Immunologic Research

, Volume 66, Issue 2, pp 281–287 | Cite as

CD27+TIM-1+ memory B cells promoted the development of Foxp3+ Tregs and were associated with better survival in acute respiratory distress syndrome

  • Guangfa Zhu
  • Yan Liu
  • Wenmei Zhang
  • Yan Huang
  • Keng Li
Original Article
  • 62 Downloads

Abstract

Acute respiratory distress syndrome (ARDS) is a rapid onset life-threatening condition involving uncontrolled propagation of inflammatory responses. Here, we observed that ARDS patients that survived presented significantly higher frequencies of TIM-1+ B cells, especially the CD27+TIM-1+ B cells, than the ARDS patients who succumbed to the condition. We then found that using BCR/CD40 antigen-dependent stimulation or Staphylococcus aureus Cowan (SAC) antigen-independent stimulation, TIM-1+ B cells presented significantly higher IL-10 secretion and/or TGF-β1 secretion, with SAC stimulation being more effective. CD4+ T cells that incubated with TIM-1+ B cells presented significantly elevated IL-10 secretion, TGF-β1 secretion, and Foxp3 expression, than CD4+ T cells that incubated with TIM-1 B cells, suggesting TIM-1+ B cells promoted the in vitro development of Foxp3+ Treg cells. Interestingly, this TIM-1+ B cell-mediated promotion of Foxp3 expression was mostly dependent on TGF-β1 but not IL-10, since neutralization of TGF-β1, but not IL-10, resulted in the suppression of Foxp3 expression. We further showed that in TIM-1+ B cells, the CD27+ classical memory B cell subset demonstrated more regulatory potency than the CD27 subset. Together, our results suggested that the TIM-1+ B cells, especially those that expressed CD27, could promote Foxp3 expression. Their clinical efficacy in treating ARDS should be examined in in vivo experiments.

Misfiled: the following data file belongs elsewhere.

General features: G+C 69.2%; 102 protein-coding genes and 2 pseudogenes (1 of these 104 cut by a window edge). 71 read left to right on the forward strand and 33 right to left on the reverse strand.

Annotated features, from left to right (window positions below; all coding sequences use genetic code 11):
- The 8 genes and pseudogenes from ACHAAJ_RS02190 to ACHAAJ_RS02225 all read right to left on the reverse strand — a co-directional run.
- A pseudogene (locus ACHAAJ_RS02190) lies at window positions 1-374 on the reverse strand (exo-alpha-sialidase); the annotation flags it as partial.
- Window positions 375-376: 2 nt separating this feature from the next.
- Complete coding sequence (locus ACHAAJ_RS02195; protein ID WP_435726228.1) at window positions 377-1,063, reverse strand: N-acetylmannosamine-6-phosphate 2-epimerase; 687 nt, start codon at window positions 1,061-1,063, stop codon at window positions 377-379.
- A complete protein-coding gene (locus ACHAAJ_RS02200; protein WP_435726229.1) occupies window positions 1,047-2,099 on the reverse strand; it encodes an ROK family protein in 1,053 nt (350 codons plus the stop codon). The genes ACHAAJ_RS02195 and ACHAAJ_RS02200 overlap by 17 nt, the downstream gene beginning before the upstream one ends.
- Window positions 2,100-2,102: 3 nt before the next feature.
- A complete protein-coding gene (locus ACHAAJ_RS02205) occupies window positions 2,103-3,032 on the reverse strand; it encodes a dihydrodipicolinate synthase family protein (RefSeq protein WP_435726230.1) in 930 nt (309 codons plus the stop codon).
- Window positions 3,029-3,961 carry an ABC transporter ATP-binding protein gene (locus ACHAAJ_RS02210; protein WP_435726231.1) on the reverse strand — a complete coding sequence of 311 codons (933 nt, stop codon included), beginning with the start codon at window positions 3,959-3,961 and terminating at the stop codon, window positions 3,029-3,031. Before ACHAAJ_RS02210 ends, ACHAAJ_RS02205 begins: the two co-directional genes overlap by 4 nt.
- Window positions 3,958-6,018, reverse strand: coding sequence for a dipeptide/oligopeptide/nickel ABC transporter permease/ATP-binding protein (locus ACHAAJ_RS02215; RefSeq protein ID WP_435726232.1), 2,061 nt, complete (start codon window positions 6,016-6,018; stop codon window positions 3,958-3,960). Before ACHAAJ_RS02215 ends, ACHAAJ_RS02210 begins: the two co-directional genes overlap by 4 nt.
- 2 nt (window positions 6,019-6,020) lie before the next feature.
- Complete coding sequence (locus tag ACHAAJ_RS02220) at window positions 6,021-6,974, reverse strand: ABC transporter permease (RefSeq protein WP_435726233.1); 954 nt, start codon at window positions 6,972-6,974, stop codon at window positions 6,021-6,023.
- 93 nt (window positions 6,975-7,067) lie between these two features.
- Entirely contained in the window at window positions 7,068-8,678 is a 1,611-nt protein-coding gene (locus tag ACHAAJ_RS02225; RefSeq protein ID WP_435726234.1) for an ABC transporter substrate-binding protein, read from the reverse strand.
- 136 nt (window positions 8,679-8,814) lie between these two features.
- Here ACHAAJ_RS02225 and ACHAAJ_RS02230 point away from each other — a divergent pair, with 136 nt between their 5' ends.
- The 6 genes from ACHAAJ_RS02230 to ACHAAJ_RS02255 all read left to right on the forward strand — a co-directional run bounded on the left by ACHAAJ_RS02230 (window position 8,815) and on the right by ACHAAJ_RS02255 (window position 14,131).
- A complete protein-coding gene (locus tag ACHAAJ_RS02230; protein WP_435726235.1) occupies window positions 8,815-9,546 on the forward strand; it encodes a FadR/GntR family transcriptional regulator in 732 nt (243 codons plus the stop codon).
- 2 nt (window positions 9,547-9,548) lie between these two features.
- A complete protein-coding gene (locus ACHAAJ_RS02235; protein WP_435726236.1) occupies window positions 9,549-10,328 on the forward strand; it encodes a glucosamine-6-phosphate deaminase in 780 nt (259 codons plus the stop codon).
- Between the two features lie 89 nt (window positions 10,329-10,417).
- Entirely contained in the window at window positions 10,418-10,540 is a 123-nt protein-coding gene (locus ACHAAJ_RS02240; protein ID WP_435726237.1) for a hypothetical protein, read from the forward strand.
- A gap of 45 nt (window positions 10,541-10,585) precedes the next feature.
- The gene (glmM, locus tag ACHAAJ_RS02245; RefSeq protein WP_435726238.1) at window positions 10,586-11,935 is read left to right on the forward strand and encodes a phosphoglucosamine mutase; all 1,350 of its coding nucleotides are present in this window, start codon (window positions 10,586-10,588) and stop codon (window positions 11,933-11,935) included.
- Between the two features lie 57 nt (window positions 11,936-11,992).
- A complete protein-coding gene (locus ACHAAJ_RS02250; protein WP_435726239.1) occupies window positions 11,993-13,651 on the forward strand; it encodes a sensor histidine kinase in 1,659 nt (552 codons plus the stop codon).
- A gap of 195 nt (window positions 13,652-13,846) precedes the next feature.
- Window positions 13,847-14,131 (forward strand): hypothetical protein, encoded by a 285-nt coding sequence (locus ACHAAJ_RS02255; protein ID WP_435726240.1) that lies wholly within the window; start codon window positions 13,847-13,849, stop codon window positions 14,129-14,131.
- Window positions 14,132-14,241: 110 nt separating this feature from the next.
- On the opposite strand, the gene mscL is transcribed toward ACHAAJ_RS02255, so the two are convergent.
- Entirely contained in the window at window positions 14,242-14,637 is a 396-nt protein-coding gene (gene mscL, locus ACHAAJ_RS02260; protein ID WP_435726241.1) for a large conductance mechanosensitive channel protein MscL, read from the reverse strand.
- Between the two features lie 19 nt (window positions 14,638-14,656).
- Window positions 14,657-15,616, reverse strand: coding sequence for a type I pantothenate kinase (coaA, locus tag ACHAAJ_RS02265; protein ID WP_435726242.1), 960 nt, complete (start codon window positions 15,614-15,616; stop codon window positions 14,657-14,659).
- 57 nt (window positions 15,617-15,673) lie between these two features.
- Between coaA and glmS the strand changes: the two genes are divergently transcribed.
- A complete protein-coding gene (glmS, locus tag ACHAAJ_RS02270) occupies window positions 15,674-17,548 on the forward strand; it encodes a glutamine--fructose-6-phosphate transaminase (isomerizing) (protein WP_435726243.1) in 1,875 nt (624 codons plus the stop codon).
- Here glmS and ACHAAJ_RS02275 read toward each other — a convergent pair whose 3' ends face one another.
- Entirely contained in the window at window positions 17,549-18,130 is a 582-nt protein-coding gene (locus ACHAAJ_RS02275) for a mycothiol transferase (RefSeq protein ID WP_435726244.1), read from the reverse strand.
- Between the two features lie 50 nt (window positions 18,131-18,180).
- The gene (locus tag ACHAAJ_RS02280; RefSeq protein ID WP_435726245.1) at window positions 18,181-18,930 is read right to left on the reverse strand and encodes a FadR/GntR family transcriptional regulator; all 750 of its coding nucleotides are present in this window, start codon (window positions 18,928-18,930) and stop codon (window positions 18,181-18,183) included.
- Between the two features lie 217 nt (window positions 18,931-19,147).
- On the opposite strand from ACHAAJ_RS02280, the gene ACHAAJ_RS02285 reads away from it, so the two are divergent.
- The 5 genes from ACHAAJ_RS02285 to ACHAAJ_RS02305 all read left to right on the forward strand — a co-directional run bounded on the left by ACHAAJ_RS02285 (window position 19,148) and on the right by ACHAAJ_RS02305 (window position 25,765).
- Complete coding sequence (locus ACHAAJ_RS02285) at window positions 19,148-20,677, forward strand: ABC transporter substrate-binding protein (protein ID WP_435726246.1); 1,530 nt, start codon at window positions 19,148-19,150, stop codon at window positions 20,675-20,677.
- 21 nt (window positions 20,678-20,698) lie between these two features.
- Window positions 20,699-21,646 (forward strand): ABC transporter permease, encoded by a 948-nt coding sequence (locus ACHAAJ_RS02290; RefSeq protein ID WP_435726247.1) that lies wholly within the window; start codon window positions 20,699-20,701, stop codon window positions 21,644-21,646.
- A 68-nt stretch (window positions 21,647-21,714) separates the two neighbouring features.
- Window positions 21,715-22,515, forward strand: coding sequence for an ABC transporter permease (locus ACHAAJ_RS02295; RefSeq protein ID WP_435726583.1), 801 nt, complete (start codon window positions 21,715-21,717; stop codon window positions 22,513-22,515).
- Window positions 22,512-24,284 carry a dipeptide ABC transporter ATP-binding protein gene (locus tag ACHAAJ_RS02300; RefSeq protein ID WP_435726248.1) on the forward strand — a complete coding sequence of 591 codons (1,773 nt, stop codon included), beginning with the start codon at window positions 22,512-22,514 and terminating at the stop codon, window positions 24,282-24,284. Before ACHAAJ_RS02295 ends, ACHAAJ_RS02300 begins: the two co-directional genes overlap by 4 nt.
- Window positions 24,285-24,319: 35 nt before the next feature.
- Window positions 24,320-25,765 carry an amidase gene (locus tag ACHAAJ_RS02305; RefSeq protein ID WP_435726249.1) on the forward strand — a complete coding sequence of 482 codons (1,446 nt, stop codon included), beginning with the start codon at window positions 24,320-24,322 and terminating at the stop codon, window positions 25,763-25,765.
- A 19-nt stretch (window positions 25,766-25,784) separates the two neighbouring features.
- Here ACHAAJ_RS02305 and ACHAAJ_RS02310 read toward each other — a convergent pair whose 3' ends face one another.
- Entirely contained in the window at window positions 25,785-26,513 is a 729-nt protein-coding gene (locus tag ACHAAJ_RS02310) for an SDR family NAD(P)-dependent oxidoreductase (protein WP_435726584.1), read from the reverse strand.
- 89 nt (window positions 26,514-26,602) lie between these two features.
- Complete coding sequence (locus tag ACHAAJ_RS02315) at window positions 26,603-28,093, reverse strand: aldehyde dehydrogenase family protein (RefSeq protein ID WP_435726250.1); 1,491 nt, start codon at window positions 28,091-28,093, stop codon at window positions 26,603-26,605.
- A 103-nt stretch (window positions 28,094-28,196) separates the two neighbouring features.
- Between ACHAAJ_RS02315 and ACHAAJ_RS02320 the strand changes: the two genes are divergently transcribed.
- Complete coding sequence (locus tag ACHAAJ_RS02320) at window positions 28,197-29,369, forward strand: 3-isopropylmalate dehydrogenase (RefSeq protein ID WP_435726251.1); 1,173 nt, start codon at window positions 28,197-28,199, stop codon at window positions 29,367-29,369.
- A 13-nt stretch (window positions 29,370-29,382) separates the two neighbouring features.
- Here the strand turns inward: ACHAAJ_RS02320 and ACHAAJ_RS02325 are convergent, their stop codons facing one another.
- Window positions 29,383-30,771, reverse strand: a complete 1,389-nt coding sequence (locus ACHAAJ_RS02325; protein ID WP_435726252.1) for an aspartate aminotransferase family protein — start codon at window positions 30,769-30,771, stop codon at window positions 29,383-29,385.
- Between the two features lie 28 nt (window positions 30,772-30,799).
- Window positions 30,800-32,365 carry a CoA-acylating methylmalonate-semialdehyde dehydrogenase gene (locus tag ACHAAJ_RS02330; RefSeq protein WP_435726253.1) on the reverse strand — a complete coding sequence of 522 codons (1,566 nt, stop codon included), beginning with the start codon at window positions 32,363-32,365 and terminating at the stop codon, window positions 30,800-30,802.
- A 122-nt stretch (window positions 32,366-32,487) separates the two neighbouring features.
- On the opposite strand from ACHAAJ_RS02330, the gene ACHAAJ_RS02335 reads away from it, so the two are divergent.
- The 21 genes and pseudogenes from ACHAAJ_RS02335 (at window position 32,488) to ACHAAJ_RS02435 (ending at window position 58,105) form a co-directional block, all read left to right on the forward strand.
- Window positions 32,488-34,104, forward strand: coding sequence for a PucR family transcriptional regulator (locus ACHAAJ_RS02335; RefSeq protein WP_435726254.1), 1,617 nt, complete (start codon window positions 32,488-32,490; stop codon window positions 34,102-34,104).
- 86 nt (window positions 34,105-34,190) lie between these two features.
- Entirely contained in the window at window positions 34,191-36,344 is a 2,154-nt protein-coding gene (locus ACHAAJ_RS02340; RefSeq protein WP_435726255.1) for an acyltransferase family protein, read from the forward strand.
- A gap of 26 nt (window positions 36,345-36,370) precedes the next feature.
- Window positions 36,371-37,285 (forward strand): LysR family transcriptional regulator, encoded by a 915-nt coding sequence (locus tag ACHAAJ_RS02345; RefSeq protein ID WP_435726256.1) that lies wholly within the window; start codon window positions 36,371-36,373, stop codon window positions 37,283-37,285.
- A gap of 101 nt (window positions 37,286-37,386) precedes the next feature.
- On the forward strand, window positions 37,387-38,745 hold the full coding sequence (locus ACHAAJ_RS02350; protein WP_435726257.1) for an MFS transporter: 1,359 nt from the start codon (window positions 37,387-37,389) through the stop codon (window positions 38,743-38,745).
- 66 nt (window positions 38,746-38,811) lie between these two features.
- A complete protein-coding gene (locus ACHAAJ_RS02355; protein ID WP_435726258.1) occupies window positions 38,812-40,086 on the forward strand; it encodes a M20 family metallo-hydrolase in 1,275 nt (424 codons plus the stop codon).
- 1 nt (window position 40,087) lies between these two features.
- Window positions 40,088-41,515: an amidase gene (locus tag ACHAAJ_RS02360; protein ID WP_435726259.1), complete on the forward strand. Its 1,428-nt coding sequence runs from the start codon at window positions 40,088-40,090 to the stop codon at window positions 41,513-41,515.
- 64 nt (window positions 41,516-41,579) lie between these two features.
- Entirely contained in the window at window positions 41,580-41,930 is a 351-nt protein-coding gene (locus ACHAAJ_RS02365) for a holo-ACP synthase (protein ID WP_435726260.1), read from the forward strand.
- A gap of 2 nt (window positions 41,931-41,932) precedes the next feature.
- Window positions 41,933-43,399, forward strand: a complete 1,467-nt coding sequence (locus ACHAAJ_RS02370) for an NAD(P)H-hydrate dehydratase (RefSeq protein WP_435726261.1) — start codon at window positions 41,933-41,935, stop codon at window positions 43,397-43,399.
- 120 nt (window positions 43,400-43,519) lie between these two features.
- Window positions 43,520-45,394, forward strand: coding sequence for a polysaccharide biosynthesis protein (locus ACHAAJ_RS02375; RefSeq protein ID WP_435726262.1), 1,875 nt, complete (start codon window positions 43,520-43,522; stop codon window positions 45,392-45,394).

Keywords

TIM-1+ B cell Breg IL-10 ALI 

Notes

Compliance with ethical standards

Following ethical approval by Anzhen Hospital ethics committee and receiving written informed consent, peripheral blood was collected form the patients after admission into the intensive care units.

Conflict of interest

The authors declare that they have no conflict of interest.

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Copyright information

© Springer Science+Business Media, LLC, part of Springer Nature 2018

Authors and Affiliations

  • Guangfa Zhu
    • 1
    • 2
  • Yan Liu
    • 2
  • Wenmei Zhang
    • 1
  • Yan Huang
    • 1
  • Keng Li
    • 2
  1. 1.Department of Pulmonary and Critical Care Medicine, Beijing Anzhen Hospital, Beijing Institute of Heart, Lung and Blood Vessel DiseasesCapital Medical UniversityBeijingPeople’s Republic of China
  2. 2.Department of Infectious Diseases, Beijing Anzhen Hospital, Beijing Institute of Heart, Lung and Blood Vessel DiseasesCapital Medical UniversityBeijingPeople’s Republic of China

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